How To Argue With Someone, According To Science

The internet is an amazing invention, but it is also the source of a lot of arguments. Stockbakery/Shutterstock

The Internet is one of the greatest inventions in human history. It can be used to buy pretty much anything you could ever want, connect people separated by vast oceans, and watch those all-important videos of cats. But as long as the Internet has existed, people have used it to argue.

From fans of singers and celebrities battling it out to members of different political parties and factions countering each other, the virtual world has become an argumentative minefield. Now, research published in the journal Psychological Science has shown what many people online have probably already concluded: Arguing with people in person is far more effective than bashing the keyboard at each other remotely.

They found that by listening to someone voice their argument, or even better talking to someone face-to-face, it helps the person you are arguing with understand that you are “mentally capable”. This might sound ridiculous, but as the authors write, "'I think' is a fact; 'you think' is a guess.” One facet of dehumanization is the failure to understand that one group has similar mental capacities to your own. This allows them to treat the other group more as an object than a human being.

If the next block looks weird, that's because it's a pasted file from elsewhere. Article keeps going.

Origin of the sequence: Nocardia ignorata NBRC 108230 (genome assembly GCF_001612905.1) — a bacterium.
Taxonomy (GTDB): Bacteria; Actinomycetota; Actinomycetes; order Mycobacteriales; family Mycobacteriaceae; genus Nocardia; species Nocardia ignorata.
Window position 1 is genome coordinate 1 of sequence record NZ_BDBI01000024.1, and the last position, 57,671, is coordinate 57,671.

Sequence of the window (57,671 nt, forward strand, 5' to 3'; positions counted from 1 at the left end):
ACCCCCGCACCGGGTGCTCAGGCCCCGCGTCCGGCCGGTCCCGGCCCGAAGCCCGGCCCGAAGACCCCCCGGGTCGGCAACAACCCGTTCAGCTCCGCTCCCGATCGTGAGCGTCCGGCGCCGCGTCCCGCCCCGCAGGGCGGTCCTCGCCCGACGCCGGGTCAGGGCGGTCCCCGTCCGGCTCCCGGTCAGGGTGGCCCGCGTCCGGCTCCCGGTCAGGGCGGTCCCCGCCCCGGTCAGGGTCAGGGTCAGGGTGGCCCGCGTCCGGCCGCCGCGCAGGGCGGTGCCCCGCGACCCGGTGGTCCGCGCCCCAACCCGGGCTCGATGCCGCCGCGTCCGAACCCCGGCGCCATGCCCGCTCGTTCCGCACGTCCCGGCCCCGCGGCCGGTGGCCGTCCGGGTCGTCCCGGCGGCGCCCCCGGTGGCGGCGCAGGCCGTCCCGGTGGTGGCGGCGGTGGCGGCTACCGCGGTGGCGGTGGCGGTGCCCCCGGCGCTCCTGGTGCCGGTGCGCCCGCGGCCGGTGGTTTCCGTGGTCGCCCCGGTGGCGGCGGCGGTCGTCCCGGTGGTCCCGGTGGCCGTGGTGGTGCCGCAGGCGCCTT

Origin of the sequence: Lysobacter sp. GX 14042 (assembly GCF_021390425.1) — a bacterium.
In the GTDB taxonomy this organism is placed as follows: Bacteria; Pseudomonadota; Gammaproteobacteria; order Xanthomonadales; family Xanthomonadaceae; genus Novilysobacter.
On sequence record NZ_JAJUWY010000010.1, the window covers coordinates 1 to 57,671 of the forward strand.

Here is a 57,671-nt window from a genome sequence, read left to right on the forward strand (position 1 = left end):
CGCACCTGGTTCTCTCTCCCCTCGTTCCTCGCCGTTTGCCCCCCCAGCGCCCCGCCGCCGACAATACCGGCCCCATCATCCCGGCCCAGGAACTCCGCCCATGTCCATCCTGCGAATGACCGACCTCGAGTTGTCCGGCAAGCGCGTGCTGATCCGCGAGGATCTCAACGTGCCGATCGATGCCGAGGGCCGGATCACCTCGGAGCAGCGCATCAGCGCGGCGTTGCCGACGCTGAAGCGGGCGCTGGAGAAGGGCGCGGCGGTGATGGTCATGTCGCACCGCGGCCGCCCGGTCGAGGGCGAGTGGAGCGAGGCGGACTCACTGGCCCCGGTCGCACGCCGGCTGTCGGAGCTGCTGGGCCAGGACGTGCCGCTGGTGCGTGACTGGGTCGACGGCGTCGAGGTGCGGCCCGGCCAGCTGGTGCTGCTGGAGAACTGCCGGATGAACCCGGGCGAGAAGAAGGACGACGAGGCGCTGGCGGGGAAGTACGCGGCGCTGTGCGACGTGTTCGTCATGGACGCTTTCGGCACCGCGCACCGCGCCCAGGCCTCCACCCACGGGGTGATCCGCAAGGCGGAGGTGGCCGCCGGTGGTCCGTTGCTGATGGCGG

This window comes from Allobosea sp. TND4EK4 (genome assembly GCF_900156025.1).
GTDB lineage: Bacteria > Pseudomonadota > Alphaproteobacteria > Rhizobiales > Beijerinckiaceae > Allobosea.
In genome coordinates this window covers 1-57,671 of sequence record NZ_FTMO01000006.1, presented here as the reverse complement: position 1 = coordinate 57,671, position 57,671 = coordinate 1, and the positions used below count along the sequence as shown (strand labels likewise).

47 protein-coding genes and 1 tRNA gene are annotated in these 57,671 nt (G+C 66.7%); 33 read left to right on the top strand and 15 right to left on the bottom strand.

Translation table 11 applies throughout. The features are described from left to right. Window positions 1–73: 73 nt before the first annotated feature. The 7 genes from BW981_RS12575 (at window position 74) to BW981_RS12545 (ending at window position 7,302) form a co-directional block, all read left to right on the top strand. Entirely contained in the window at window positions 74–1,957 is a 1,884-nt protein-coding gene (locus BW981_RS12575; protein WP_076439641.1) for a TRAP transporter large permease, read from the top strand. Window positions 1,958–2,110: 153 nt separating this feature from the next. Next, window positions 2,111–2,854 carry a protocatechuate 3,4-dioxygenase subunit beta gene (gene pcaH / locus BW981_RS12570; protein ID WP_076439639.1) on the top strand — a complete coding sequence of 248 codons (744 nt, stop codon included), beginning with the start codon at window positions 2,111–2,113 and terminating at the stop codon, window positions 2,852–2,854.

This, they suggest, makes people put any disagreement down to the other person’s “inability to think reasonably about the problem,” rather than simply putting it down to the fact that they may have a different way of thinking about the same problem.

The researchers wanted to test whether listening to someone voice their opinion on a polarizing topic, such as the 2016 US presidential elections, helped reduce this denigration and dehumanizing effect of the Internet, by making the listening party understand that the other person is “mentally capable” regardless of their opinion.

And indeed, they found that the “four experiments demonstrated that the medium of communication may moderate the tendency to dehumanize the opposition.” They think that because we cannot experience someone else’s mind directly, we have to use other cues to determine mental capacity and underlying feelings.

Such cues are absent from text alone, but can be picked up in audio and audiovisual media, even when the content of the opinion is the same. By removing such vocal intonations and cues, either electronically or if someone speaks in a monotone voice, the tendency to dehumanize starts to seep back in.

Perhaps rather than attacking other’s with differing views over message boards and social media (where let’s be honest we all lose), we should instead get out and actually talk to each other.

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